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Software threatening to derail US Navy’s Columbia-class delivery schedule

Columbia-class submarine
Artist's rendering of a Columbia-class submarine

A computer-aided software tool used by the shipbuilder responsible for delivering the next generation of US Navy’s nuclear-powered ballistic missile submarines is threatening to disrupt the construction schedule.

According to a US Government Accountability Office (GAO) report, General Dynamics Electric Boat faces persistent problems with its design tool leading to cost increases and schedule delays during the design phase.

At the start of the Columbia-class program, Electric Boat transitioned to the new customized software tool for design and construction because its prior tool was no longer supported by the original developer.

The new tool integrates new capabilities, such as some enhancements to material ordering and cable routing. It was also expected to reduce the average hours needed to complete design disclosures by almost half of the time required for the Virginia class program.

The program and shipbuilder expected these capabilities to enable greater efficiencies than previously possible. However, problems with the tool’s software prevented the program from fully realizing these efficiencies. Consequently, Electric Boat is behind schedule in producing key design products—design disclosures and work instructions—and as a result is experiencing delays in ordering materials needed to support the construction schedule. These delays, in turn, led to cost increases as the shipbuilder requires additional work hours to complete design products.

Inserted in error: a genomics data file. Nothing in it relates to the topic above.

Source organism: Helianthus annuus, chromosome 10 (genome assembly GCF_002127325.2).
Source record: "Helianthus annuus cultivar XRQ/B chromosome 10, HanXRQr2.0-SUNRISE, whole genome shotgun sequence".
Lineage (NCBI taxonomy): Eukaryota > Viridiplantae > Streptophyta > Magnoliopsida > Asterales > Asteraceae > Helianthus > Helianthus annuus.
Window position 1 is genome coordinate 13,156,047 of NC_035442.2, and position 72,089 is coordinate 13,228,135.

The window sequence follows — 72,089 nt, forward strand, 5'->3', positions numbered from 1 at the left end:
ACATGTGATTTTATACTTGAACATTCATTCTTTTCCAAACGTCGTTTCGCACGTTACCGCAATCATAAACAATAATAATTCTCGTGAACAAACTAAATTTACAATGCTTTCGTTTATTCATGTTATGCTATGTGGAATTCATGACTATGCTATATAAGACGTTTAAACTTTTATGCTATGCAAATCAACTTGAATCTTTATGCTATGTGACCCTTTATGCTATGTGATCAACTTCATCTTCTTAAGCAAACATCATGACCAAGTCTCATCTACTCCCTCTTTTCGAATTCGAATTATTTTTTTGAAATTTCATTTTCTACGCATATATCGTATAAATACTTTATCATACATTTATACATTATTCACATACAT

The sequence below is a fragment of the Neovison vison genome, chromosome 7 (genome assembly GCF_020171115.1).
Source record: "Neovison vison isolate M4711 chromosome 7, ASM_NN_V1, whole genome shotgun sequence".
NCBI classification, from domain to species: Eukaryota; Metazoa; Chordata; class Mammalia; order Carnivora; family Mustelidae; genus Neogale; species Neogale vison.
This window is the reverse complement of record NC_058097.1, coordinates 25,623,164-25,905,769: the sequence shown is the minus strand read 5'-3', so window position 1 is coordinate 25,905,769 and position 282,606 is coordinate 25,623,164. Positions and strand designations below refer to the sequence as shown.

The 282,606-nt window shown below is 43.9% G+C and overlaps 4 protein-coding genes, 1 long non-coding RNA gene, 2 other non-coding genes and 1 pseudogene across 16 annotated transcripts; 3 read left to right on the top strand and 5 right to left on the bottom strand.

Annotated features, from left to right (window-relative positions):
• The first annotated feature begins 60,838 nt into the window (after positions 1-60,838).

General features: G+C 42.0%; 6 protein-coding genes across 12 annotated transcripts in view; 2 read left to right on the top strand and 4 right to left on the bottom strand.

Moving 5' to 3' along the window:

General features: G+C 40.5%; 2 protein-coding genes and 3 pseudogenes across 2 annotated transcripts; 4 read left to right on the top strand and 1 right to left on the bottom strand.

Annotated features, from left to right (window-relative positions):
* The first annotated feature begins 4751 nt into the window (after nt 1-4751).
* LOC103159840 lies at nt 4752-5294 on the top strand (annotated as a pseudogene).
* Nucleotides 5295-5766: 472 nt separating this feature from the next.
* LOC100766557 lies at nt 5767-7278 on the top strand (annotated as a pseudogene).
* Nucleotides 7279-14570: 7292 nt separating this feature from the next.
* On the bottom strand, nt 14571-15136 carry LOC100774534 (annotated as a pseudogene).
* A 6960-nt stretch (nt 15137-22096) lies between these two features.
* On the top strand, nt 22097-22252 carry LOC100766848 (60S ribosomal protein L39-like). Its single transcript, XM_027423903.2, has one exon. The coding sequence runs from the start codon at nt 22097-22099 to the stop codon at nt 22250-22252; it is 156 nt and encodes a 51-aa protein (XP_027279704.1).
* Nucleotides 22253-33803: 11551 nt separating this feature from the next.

To ensure construction begins on schedule, the Navy modified its design contract with Electric Boat to include an option for constructing the first two submarines and requested sufficient authority from Congress for fiscal year 2021 to exercise it. Navy officials stated, however, that the navy’s budget request is lower than its current cost estimate, and it is not informed by an independent cost assessment. As a result, the program will likely need more funding to reflect the increased estimate, GAO said.

In addition to the software problems, the program was plagued early on with bad supplier materials. Missile tubes with defective welds caused delays during early construction. Despite the issues, the navy has not comprehensively reassessed when to seek additional inspections at supplier facilities that could better position it to identify quality problems early enough to limit delays.

Based on the findings, GAO recommended the navy to provide congress with updated cost information, include information on supplier readiness in its annual report to congress, and reassess when to seek additional inspections at supplier facilities. The entire GAO report can be accessed here